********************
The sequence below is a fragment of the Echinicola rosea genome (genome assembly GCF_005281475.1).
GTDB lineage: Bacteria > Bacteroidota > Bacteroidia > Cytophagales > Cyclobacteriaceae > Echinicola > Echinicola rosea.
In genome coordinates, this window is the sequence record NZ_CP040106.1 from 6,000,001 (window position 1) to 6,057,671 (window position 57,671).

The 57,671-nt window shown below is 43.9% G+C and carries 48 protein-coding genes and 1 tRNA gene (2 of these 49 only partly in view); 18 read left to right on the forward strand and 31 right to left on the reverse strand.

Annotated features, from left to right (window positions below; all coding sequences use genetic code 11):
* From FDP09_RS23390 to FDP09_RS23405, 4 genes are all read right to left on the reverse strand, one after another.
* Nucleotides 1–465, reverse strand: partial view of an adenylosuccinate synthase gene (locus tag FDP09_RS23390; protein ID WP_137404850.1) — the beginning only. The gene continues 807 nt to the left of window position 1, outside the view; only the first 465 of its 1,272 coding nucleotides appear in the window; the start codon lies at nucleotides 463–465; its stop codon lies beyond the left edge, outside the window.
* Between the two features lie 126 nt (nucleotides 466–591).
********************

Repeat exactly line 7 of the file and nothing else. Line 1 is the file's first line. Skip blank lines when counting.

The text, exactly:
* Nucleotides 1–465, reverse strand: partial view of an adenylosuccinate synthase gene (locus tag FDP09_RS23390; protein ID WP_137404850.1) — the beginning only. The gene continues 807 nt to the left of window position 1, outside the view; only the first 465 of its 1,272 coding nucleotides appear in the window; the start codon lies at nucleotides 463–465; its stop codon lies beyond the left edge, outside the window.